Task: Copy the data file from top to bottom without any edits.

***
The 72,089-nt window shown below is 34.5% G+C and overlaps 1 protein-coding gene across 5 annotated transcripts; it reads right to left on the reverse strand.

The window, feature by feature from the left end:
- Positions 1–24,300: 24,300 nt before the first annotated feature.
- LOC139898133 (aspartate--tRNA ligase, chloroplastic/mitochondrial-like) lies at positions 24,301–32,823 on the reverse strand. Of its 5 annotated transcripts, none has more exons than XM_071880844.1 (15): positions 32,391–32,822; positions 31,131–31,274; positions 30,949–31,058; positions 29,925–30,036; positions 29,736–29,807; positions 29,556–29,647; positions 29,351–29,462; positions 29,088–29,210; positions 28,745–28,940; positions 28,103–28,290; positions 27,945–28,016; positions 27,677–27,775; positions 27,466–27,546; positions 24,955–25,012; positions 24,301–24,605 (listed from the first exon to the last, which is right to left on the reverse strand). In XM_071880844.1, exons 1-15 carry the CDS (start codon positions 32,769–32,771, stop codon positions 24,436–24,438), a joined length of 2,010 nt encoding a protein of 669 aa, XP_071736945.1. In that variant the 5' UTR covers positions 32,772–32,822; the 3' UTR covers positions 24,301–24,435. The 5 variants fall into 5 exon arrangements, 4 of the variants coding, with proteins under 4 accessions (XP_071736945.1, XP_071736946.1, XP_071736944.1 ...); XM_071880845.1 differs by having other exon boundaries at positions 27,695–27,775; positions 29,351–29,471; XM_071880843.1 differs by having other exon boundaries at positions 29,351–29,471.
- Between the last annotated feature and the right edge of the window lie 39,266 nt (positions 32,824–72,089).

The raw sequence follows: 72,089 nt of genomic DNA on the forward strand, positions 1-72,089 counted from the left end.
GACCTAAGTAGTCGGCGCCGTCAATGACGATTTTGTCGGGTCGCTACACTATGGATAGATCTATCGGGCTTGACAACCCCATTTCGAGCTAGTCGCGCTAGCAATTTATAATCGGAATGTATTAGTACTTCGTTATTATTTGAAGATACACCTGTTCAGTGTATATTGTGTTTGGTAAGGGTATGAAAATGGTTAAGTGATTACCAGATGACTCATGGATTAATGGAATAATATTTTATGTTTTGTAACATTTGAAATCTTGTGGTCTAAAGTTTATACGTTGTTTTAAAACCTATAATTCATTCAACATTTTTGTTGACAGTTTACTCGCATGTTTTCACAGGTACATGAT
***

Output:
The 72,089-nt window shown below is 34.5% G+C and overlaps 1 protein-coding gene across 5 annotated transcripts; it reads right to left on the reverse strand.

The window, feature by feature from the left end:
- Positions 1–24,300: 24,300 nt before the first annotated feature.
- LOC139898133 (aspartate--tRNA ligase, chloroplastic/mitochondrial-like) lies at positions 24,301–32,823 on the reverse strand. Of its 5 annotated transcripts, none has more exons than XM_071880844.1 (15): positions 32,391–32,822; positions 31,131–31,274; positions 30,949–31,058; positions 29,925–30,036; positions 29,736–29,807; positions 29,556–29,647; positions 29,351–29,462; positions 29,088–29,210; positions 28,745–28,940; positions 28,103–28,290; positions 27,945–28,016; positions 27,677–27,775; positions 27,466–27,546; positions 24,955–25,012; positions 24,301–24,605 (listed from the first exon to the last, which is right to left on the reverse strand). In XM_071880844.1, exons 1-15 carry the CDS (start codon positions 32,769–32,771, stop codon positions 24,436–24,438), a joined length of 2,010 nt encoding a protein of 669 aa, XP_071736945.1. In that variant the 5' UTR covers positions 32,772–32,822; the 3' UTR covers positions 24,301–24,435. The 5 variants fall into 5 exon arrangements, 4 of the variants coding, with proteins under 4 accessions (XP_071736945.1, XP_071736946.1, XP_071736944.1 ...); XM_071880845.1 differs by having other exon boundaries at positions 27,695–27,775; positions 29,351–29,471; XM_071880843.1 differs by having other exon boundaries at positions 29,351–29,471.
- Between the last annotated feature and the right edge of the window lie 39,266 nt (positions 32,824–72,089).

The raw sequence follows: 72,089 nt of genomic DNA on the forward strand, positions 1-72,089 counted from the left end.
GACCTAAGTAGTCGGCGCCGTCAATGACGATTTTGTCGGGTCGCTACACTATGGATAGATCTATCGGGCTTGACAACCCCATTTCGAGCTAGTCGCGCTAGCAATTTATAATCGGAATGTATTAGTACTTCGTTATTATTTGAAGATACACCTGTTCAGTGTATATTGTGTTTGGTAAGGGTATGAAAATGGTTAAGTGATTACCAGATGACTCATGGATTAATGGAATAATATTTTATGTTTTGTAACATTTGAAATCTTGTGGTCTAAAGTTTATACGTTGTTTTAAAACCTATAATTCATTCAACATTTTTGTTGACAGTTTACTCGCATGTTTTCACAGGTACATGAT